Why Assessment is the Real Secret to Improving Your Messaging

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A few years ago, a former academic colleague and I were reminiscing about another colleague, who was a mentor to me during my first year of teaching.

Reflecting on our different journeys as writing teachers, Colleague #1 said of Colleague #2, “She always seemed to me rather obsessed with assessment.”

Peacemaker that I am, I smiled at this comment–but internally I did a mental fist pump. 

“You’re darn right!” I thought to myself. “If there’s one thing a writing instructor should be obsessed wi…

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Have you seen the latest knowledge translation movie?

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Until last week, I didn’t know there was such a thing as a KT film. But The Trick (2021) definitely fits that bill. It offers a fascinating, and frightening, glimpse into the pressures that threaten the accurate, ethical communication of scientific research.

The British flick presents one version of the scandal that swirled around the University of East Anglia in 2009. That’s when a hacker (who’s never been identified) leaked emails from the Climactic Research Unit (CRU). Taken out of context a…

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How to overcome binge writing

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Five simple ways to escape the procrastination cycle

“The best way for me to write is under pressure.”

“Procrastination works for me. I can only write if I’m staring down a deadline.”

“There’s no sense even trying to start a document until it’s the eleventh hour–I just can’t focus otherwise.”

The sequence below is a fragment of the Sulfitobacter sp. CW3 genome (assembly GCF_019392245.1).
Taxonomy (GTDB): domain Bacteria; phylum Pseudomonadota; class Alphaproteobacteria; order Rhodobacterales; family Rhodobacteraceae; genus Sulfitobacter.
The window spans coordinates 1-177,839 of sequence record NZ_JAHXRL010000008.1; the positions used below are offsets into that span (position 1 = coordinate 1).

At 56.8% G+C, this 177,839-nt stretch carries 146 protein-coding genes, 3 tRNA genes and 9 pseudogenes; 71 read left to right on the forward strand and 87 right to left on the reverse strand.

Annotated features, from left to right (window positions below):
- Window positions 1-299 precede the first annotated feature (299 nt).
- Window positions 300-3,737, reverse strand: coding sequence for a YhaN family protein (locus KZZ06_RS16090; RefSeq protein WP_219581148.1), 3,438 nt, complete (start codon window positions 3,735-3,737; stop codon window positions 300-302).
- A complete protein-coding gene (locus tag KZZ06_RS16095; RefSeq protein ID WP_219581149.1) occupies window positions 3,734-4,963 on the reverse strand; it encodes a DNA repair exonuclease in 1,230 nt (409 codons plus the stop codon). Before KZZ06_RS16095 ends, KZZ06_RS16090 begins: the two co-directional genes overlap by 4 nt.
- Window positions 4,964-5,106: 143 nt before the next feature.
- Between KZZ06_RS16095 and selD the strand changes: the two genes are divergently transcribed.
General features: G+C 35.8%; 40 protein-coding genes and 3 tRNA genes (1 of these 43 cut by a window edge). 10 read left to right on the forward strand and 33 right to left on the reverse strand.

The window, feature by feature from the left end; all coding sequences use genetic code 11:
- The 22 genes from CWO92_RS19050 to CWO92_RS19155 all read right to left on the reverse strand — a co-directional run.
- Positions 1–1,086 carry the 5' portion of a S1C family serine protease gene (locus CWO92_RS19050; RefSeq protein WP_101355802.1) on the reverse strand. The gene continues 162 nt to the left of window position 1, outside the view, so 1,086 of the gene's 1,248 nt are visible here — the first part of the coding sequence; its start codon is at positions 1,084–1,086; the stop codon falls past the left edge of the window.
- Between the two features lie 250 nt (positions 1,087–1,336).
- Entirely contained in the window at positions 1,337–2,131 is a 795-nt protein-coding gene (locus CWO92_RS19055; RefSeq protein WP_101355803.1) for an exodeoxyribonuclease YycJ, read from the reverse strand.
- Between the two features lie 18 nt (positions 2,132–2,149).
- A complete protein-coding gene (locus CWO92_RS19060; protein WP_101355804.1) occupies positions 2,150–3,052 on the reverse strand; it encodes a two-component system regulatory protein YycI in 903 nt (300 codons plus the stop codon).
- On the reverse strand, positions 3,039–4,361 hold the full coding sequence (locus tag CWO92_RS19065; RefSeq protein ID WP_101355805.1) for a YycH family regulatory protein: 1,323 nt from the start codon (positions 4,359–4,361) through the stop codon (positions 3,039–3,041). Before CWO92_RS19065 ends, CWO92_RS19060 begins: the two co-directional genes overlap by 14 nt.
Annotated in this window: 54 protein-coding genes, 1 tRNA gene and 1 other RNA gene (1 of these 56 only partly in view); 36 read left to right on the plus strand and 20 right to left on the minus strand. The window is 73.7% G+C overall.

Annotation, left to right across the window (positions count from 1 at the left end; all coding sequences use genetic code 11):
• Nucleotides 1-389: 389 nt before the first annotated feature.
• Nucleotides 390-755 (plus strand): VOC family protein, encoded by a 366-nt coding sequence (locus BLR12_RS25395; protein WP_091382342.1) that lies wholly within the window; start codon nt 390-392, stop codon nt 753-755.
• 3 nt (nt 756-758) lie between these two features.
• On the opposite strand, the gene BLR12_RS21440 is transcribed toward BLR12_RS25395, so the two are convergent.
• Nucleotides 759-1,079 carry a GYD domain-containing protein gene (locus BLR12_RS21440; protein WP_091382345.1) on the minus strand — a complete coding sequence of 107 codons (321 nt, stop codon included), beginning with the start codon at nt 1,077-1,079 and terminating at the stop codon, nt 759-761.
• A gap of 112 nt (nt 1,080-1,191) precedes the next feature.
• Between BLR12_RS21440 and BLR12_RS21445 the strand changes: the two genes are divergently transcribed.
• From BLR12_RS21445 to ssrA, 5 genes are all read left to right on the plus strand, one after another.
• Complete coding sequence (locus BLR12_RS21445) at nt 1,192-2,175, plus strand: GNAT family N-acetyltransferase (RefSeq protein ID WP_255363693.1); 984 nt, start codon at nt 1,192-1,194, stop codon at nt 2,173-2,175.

I find it odd to hear so many workplace writers turn procrastination into a virtue when, in most other aspects of our life, we treat it as a weakness to resist. The trouble is that procrastinating on a …

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The real reasons technical proposals flop

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Most technical proposals don’t flop because they’re not precise enough about technical matters. They fail because the writers self-sabotage by focusing on themselves rather than on their readers.

 Here are eight common pitfalls to avoid the next time you write a proposal:

1. Showing off your enthusiasm

The pitfall: You write at length about how pleased, honoured, thrilled, excited, and so on you are to have the opportunity to submit a proposal for such an awesome opportunity.

Why it’s damagi…

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Why "think before you write"​ is terrible advice

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In his classic work of cultural theory, Homo Ludens, Johan Huizinga begins with an apology for the limitations of his research, saying, "To fill in all the gaps in my knowledge beforehand was out of the question for me. I had to write now, or not at all. And I wanted to write."

My mind often “thinks” in cartoons, and as I read these words, I picture Huizinga dashing out of the library at Leiden University—knocking down a shelf of books in his haste—and making a bee-line for his office like a fo…

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Why America's simplicity prophet bungles simple writing